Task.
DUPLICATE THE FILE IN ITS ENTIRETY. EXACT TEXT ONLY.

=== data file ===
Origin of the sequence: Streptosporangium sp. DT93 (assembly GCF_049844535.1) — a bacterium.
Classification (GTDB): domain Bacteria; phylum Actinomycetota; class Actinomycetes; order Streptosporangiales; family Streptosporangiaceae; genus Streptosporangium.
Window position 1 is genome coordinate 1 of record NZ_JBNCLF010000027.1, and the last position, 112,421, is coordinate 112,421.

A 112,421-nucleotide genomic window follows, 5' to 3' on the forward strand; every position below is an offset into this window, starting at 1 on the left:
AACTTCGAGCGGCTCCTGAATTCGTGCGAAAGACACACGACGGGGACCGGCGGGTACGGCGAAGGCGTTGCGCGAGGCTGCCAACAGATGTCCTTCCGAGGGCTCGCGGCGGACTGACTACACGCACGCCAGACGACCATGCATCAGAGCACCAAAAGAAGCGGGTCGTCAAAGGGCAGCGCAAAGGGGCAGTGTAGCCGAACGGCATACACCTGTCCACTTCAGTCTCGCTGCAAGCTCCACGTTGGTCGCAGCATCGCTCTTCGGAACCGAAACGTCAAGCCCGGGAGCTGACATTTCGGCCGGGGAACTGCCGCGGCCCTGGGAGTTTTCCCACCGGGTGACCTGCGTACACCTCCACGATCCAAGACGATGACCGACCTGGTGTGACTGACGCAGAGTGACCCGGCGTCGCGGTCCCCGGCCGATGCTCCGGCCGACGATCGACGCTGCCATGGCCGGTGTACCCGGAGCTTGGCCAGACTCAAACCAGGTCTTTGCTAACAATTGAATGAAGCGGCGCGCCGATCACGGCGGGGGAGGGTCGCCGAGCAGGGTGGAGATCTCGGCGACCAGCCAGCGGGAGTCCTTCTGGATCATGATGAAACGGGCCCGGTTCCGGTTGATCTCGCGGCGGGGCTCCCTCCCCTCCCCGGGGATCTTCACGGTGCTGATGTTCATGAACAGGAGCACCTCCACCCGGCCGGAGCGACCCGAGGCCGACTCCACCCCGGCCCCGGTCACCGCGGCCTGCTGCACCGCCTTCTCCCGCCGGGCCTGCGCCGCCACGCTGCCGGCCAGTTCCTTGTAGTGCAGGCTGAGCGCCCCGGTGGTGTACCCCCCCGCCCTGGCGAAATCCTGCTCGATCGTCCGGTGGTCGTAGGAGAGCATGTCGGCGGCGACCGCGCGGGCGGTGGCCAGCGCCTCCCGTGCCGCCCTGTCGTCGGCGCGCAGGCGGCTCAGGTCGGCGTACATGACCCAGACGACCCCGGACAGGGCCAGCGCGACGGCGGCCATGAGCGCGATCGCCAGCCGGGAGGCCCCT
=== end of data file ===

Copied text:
Origin of the sequence: Streptosporangium sp. DT93 (assembly GCF_049844535.1) — a bacterium.
Classification (GTDB): domain Bacteria; phylum Actinomycetota; class Actinomycetes; order Streptosporangiales; family Streptosporangiaceae; genus Streptosporangium.
Window position 1 is genome coordinate 1 of record NZ_JBNCLF010000027.1, and the last position, 112,421, is coordinate 112,421.

A 112,421-nucleotide genomic window follows, 5' to 3' on the forward strand; every position below is an offset into this window, starting at 1 on the left:
AACTTCGAGCGGCTCCTGAATTCGTGCGAAAGACACACGACGGGGACCGGCGGGTACGGCGAAGGCGTTGCGCGAGGCTGCCAACAGATGTCCTTCCGAGGGCTCGCGGCGGACTGACTACACGCACGCCAGACGACCATGCATCAGAGCACCAAAAGAAGCGGGTCGTCAAAGGGCAGCGCAAAGGGGCAGTGTAGCCGAACGGCATACACCTGTCCACTTCAGTCTCGCTGCAAGCTCCACGTTGGTCGCAGCATCGCTCTTCGGAACCGAAACGTCAAGCCCGGGAGCTGACATTTCGGCCGGGGAACTGCCGCGGCCCTGGGAGTTTTCCCACCGGGTGACCTGCGTACACCTCCACGATCCAAGACGATGACCGACCTGGTGTGACTGACGCAGAGTGACCCGGCGTCGCGGTCCCCGGCCGATGCTCCGGCCGACGATCGACGCTGCCATGGCCGGTGTACCCGGAGCTTGGCCAGACTCAAACCAGGTCTTTGCTAACAATTGAATGAAGCGGCGCGCCGATCACGGCGGGGGAGGGTCGCCGAGCAGGGTGGAGATCTCGGCGACCAGCCAGCGGGAGTCCTTCTGGATCATGATGAAACGGGCCCGGTTCCGGTTGATCTCGCGGCGGGGCTCCCTCCCCTCCCCGGGGATCTTCACGGTGCTGATGTTCATGAACAGGAGCACCTCCACCCGGCCGGAGCGACCCGAGGCCGACTCCACCCCGGCCCCGGTCACCGCGGCCTGCTGCACCGCCTTCTCCCGCCGGGCCTGCGCCGCCACGCTGCCGGCCAGTTCCTTGTAGTGCAGGCTGAGCGCCCCGGTGGTGTACCCCCCCGCCCTGGCGAAATCCTGCTCGATCGTCCGGTGGTCGTAGGAGAGCATGTCGGCGGCGACCGCGCGGGCGGTGGCCAGCGCCTCCCGTGCCGCCCTGTCGTCGGCGCGCAGGCGGCTCAGGTCGGCGTACATGACCCAGACGACCCCGGACAGGGCCAGCGCGACGGCGGCCATGAGCGCGATCGCCAGCCGGGAGGCCCCT